An Iraqi Christian, Mikha Qasha, fleeing from Qaraqosh, has given a personal account of members of the Islamic State coming to his house and threatening him to leave, convert to Islam or face the sword.
Qasha told Mid-East Christian News, specializing in Christian minorities in the Middle East, that ISIS members gave him a week to think about it; the threat came with weapons pointed at his head.
Elderly and paralyzed, Qasha, was taken away from Qaraqosh by a friend in his wheelchair. Eventually he found his grandson, who took him to the predominantly Christian suburb of Ankawa in the province of Erbil, the capital of the Kurdistan region.
According to MCN Direct, others who fled from a district in Nineveh, and from Qaraqosh and Bartella, said IS is now imposing a conversion deadline of one week for any non-Muslim. Qasha's neighbor, a young man who fled the city this week, said he was hiding in his home with his father when IS members found them on Aug. 17. They gave them a week, until Sunday, to convert to Islam or be killed.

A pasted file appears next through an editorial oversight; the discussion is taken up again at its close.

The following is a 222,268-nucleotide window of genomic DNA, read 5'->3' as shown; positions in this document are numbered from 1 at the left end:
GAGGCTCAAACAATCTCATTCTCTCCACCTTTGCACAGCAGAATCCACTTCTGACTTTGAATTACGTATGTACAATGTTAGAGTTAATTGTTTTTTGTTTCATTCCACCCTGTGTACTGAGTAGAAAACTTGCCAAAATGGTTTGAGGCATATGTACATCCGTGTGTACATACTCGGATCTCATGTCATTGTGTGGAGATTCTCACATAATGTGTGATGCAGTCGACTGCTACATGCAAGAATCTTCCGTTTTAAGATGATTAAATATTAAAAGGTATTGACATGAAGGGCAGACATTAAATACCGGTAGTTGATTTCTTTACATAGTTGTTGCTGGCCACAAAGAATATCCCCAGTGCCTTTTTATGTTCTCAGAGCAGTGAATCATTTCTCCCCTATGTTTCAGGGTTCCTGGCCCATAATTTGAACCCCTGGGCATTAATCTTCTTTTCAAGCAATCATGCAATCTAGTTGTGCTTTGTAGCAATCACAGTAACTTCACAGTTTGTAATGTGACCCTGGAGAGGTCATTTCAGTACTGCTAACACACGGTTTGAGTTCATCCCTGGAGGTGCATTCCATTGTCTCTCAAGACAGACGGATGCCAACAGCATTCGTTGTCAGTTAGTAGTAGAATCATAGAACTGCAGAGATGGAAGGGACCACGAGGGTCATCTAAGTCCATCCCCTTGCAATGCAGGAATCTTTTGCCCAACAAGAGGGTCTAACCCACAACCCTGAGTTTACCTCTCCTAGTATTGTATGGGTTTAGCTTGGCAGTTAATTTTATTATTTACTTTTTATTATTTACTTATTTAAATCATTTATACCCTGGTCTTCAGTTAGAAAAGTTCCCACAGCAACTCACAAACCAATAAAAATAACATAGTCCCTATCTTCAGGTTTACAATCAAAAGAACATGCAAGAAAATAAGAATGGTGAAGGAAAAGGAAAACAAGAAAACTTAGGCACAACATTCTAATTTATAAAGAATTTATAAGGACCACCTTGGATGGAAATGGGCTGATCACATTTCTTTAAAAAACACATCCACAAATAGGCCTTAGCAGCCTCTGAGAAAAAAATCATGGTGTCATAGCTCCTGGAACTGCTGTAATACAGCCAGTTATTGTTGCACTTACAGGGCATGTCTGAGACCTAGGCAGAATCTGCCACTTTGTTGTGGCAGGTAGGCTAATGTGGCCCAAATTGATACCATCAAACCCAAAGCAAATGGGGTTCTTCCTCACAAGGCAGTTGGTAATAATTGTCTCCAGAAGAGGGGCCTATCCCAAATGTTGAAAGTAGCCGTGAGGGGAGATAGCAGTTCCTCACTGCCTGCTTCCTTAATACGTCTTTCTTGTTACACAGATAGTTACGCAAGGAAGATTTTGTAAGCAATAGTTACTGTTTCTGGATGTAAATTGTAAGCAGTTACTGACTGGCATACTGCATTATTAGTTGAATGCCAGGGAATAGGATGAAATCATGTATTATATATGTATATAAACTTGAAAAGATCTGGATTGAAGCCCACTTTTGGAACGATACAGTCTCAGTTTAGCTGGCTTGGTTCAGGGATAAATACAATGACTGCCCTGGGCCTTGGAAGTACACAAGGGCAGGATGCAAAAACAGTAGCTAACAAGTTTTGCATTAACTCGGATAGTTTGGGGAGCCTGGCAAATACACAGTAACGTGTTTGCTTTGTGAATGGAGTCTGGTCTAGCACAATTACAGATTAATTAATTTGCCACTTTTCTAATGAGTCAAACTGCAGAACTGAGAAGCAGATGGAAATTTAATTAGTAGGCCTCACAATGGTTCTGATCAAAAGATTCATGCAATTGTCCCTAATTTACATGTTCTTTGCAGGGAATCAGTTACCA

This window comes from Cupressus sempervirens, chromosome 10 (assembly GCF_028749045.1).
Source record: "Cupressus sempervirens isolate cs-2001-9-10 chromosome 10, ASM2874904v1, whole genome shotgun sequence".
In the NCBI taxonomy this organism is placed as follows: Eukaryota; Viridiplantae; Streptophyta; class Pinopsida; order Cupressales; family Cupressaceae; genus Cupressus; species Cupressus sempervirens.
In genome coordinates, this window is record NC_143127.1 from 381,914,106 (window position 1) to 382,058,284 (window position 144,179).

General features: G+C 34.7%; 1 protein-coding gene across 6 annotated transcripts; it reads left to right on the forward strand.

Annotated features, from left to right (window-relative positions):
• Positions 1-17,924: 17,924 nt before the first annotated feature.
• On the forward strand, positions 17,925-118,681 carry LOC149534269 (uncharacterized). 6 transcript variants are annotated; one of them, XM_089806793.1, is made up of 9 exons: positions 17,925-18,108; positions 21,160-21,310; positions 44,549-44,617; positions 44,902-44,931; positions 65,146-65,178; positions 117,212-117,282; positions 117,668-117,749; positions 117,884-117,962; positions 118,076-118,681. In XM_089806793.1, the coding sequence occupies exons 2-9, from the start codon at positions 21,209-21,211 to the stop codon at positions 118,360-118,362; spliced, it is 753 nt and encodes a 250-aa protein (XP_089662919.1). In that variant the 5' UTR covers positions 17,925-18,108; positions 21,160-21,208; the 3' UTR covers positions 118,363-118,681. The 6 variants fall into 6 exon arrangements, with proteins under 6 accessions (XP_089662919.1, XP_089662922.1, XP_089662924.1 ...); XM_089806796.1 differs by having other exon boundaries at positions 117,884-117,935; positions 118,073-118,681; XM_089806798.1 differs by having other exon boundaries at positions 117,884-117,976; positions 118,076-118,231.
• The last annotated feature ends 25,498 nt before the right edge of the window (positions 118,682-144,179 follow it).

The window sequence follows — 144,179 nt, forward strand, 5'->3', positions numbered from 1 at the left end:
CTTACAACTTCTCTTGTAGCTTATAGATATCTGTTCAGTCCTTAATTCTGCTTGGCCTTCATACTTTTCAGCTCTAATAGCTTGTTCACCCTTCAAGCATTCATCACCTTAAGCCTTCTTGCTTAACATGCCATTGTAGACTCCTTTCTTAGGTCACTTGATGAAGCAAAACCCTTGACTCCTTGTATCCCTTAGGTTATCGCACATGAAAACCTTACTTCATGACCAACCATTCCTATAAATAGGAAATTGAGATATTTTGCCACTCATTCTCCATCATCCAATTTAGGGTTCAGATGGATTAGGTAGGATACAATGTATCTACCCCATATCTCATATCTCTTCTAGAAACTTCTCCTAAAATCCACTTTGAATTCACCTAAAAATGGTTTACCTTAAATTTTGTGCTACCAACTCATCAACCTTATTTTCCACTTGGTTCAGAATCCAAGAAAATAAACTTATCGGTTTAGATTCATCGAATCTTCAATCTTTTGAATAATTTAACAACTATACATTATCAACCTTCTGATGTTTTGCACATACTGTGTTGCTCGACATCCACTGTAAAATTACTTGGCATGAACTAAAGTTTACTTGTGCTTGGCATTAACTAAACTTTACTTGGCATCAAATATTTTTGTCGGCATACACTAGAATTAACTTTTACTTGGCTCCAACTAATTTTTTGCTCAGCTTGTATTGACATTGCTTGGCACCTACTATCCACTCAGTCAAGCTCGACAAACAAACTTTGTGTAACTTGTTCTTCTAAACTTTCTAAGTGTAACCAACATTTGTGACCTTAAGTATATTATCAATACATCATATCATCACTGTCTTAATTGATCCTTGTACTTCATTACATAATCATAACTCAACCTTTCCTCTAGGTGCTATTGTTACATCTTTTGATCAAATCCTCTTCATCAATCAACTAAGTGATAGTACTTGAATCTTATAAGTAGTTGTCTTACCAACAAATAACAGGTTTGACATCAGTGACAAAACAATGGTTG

Seventy thousand Christians have arrived in Ankawa, the Christian neighborhood in Erbil and some 60,000 displaced people are in Dohuk, said Louis Sako, Patriarch of the Chaldean Catholic Church in Iraq.
Dohuk, mainly inhabited by Kurds and Assyrians, is in the north in the autonomous region of Iraqi Kurdistan while Qaraqosh, a town of about 50,000 people in Nineveh Province, sits between Mosul, Iraq's second-largest city, and Erbil, the capital of the Kurdish region, to the east.
The Islamic State of Iraq and Syria, known as ISIS for short, took over Mosul in June. At the time there were 3,500 Christians living there who fled east to Qaraqosh, which is often referred to as the Christian capital of Iraq. Of the 3,500, about 25 people decided to stay home in Mosul. Since then nine have converted to Islam, while the others are paying jizya, the Islamic tax for non-Muslims.
The United Nations has launched a major aid operation: UNHCR said tents and other goods were sent to Erbil via air, land and sea beginning last week.
Christian persecution is "off the scale" in Iraq, says Archbishop of Canterbury Justin Welby. The slaughter of Christians and Yazidis in Iraq is "off the scale of human horror," he said Aug.18.